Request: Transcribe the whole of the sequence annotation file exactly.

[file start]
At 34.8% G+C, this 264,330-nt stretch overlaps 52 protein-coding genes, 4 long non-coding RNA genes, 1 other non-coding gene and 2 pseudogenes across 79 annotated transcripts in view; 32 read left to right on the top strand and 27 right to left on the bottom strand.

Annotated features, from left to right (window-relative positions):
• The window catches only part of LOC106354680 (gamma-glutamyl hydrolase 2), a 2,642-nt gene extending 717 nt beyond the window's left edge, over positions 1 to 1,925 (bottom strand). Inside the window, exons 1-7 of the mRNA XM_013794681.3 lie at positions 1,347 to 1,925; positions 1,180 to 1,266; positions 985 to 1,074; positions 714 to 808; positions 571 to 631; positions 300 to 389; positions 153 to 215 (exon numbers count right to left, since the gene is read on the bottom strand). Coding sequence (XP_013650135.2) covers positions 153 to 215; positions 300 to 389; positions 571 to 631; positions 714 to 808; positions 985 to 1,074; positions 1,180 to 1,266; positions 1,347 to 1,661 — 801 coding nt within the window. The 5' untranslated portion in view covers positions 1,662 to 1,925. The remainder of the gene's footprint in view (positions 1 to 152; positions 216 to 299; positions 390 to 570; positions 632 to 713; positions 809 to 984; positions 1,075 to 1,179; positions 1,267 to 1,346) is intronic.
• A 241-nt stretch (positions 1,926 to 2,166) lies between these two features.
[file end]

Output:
At 34.8% G+C, this 264,330-nt stretch overlaps 52 protein-coding genes, 4 long non-coding RNA genes, 1 other non-coding gene and 2 pseudogenes across 79 annotated transcripts in view; 32 read left to right on the top strand and 27 right to left on the bottom strand.

Annotated features, from left to right (window-relative positions):
• The window catches only part of LOC106354680 (gamma-glutamyl hydrolase 2), a 2,642-nt gene extending 717 nt beyond the window's left edge, over positions 1 to 1,925 (bottom strand). Inside the window, exons 1-7 of the mRNA XM_013794681.3 lie at positions 1,347 to 1,925; positions 1,180 to 1,266; positions 985 to 1,074; positions 714 to 808; positions 571 to 631; positions 300 to 389; positions 153 to 215 (exon numbers count right to left, since the gene is read on the bottom strand). Coding sequence (XP_013650135.2) covers positions 153 to 215; positions 300 to 389; positions 571 to 631; positions 714 to 808; positions 985 to 1,074; positions 1,180 to 1,266; positions 1,347 to 1,661 — 801 coding nt within the window. The 5' untranslated portion in view covers positions 1,662 to 1,925. The remainder of the gene's footprint in view (positions 1 to 152; positions 216 to 299; positions 390 to 570; positions 632 to 713; positions 809 to 984; positions 1,075 to 1,179; positions 1,267 to 1,346) is intronic.
• A 241-nt stretch (positions 1,926 to 2,166) lies between these two features.